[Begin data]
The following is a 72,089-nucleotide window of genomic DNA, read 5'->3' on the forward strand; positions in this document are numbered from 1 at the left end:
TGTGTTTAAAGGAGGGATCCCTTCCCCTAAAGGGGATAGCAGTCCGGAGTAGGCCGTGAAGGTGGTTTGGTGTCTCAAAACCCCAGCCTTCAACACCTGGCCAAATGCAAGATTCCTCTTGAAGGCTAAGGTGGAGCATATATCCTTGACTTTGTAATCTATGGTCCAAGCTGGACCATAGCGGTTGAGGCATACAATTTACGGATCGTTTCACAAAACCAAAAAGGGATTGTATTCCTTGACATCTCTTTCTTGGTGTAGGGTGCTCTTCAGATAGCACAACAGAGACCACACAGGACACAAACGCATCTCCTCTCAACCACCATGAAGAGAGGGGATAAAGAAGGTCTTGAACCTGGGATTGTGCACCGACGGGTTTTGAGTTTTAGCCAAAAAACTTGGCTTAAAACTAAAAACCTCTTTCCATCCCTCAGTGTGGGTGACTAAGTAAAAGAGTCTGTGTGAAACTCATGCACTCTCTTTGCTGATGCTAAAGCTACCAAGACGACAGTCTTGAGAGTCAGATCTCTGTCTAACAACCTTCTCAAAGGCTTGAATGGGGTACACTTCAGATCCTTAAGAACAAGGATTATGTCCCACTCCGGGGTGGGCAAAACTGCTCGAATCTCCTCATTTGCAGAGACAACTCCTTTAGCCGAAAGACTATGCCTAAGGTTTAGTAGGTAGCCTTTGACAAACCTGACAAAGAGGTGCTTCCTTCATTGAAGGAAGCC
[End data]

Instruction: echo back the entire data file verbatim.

The following is a 72,089-nucleotide window of genomic DNA, read 5'->3' on the forward strand; positions in this document are numbered from 1 at the left end:
TGTGTTTAAAGGAGGGATCCCTTCCCCTAAAGGGGATAGCAGTCCGGAGTAGGCCGTGAAGGTGGTTTGGTGTCTCAAAACCCCAGCCTTCAACACCTGGCCAAATGCAAGATTCCTCTTGAAGGCTAAGGTGGAGCATATATCCTTGACTTTGTAATCTATGGTCCAAGCTGGACCATAGCGGTTGAGGCATACAATTTACGGATCGTTTCACAAAACCAAAAAGGGATTGTATTCCTTGACATCTCTTTCTTGGTGTAGGGTGCTCTTCAGATAGCACAACAGAGACCACACAGGACACAAACGCATCTCCTCTCAACCACCATGAAGAGAGGGGATAAAGAAGGTCTTGAACCTGGGATTGTGCACCGACGGGTTTTGAGTTTTAGCCAAAAAACTTGGCTTAAAACTAAAAACCTCTTTCCATCCCTCAGTGTGGGTGACTAAGTAAAAGAGTCTGTGTGAAACTCATGCACTCTCTTTGCTGATGCTAAAGCTACCAAGACGACAGTCTTGAGAGTCAGATCTCTGTCTAACAACCTTCTCAAAGGCTTGAATGGGGTACACTTCAGATCCTTAAGAACAAGGATTATGTCCCACTCCGGGGTGGGCAAAACTGCTCGAATCTCCTCATTTGCAGAGACAACTCCTTTAGCCGAAAGACTATGCCTAAGGTTTAGTAGGTAGCCTTTGACAAACCTGACAAAGAGGTGCTTCCTTCATTGAAGGAAGCC